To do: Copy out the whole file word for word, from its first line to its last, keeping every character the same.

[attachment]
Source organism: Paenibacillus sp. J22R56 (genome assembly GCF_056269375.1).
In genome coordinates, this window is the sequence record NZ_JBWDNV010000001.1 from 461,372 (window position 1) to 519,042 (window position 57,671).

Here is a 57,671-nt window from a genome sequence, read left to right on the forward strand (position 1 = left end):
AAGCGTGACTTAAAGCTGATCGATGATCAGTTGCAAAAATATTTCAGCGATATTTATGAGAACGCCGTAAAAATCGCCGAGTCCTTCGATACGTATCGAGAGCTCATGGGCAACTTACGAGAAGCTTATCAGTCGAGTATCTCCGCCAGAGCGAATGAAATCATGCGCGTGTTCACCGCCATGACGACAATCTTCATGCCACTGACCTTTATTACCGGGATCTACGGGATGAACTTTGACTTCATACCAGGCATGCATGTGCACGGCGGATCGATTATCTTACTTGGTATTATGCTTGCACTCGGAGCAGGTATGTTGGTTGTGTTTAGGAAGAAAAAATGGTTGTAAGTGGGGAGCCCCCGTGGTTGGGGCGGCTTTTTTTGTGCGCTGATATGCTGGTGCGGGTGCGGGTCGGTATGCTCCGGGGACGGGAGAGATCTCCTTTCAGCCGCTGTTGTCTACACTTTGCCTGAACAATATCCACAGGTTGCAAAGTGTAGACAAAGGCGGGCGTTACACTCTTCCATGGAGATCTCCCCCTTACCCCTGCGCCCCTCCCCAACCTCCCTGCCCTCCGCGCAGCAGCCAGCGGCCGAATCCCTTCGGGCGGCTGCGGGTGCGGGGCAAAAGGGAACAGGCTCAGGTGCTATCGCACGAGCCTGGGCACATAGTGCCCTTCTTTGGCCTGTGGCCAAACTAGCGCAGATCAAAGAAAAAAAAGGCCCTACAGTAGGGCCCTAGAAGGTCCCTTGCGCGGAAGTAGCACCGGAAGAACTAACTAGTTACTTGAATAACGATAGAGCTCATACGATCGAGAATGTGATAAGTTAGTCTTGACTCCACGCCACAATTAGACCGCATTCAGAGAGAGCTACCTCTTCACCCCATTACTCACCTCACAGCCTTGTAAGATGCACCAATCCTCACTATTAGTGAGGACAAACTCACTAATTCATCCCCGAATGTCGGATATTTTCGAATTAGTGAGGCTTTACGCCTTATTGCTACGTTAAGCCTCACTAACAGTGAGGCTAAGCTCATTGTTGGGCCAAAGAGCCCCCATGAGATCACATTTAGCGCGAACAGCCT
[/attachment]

Source organism: Paenibacillus sp. J22R56 (genome assembly GCF_056269375.1).
In genome coordinates, this window is the sequence record NZ_JBWDNV010000001.1 from 461,372 (window position 1) to 519,042 (window position 57,671).

Here is a 57,671-nt window from a genome sequence, read left to right on the forward strand (position 1 = left end):
AAGCGTGACTTAAAGCTGATCGATGATCAGTTGCAAAAATATTTCAGCGATATTTATGAGAACGCCGTAAAAATCGCCGAGTCCTTCGATACGTATCGAGAGCTCATGGGCAACTTACGAGAAGCTTATCAGTCGAGTATCTCCGCCAGAGCGAATGAAATCATGCGCGTGTTCACCGCCATGACGACAATCTTCATGCCACTGACCTTTATTACCGGGATCTACGGGATGAACTTTGACTTCATACCAGGCATGCATGTGCACGGCGGATCGATTATCTTACTTGGTATTATGCTTGCACTCGGAGCAGGTATGTTGGTTGTGTTTAGGAAGAAAAAATGGTTGTAAGTGGGGAGCCCCCGTGGTTGGGGCGGCTTTTTTTGTGCGCTGATATGCTGGTGCGGGTGCGGGTCGGTATGCTCCGGGGACGGGAGAGATCTCCTTTCAGCCGCTGTTGTCTACACTTTGCCTGAACAATATCCACAGGTTGCAAAGTGTAGACAAAGGCGGGCGTTACACTCTTCCATGGAGATCTCCCCCTTACCCCTGCGCCCCTCCCCAACCTCCCTGCCCTCCGCGCAGCAGCCAGCGGCCGAATCCCTTCGGGCGGCTGCGGGTGCGGGGCAAAAGGGAACAGGCTCAGGTGCTATCGCACGAGCCTGGGCACATAGTGCCCTTCTTTGGCCTGTGGCCAAACTAGCGCAGATCAAAGAAAAAAAAGGCCCTACAGTAGGGCCCTAGAAGGTCCCTTGCGCGGAAGTAGCACCGGAAGAACTAACTAGTTACTTGAATAACGATAGAGCTCATACGATCGAGAATGTGATAAGTTAGTCTTGACTCCACGCCACAATTAGACCGCATTCAGAGAGAGCTACCTCTTCACCCCATTACTCACCTCACAGCCTTGTAAGATGCACCAATCCTCACTATTAGTGAGGACAAACTCACTAATTCATCCCCGAATGTCGGATATTTTCGAATTAGTGAGGCTTTACGCCTTATTGCTACGTTAAGCCTCACTAACAGTGAGGCTAAGCTCATTGTTGGGCCAAAGAGCCCCCATGAGATCACATTTAGCGCGAACAGCCT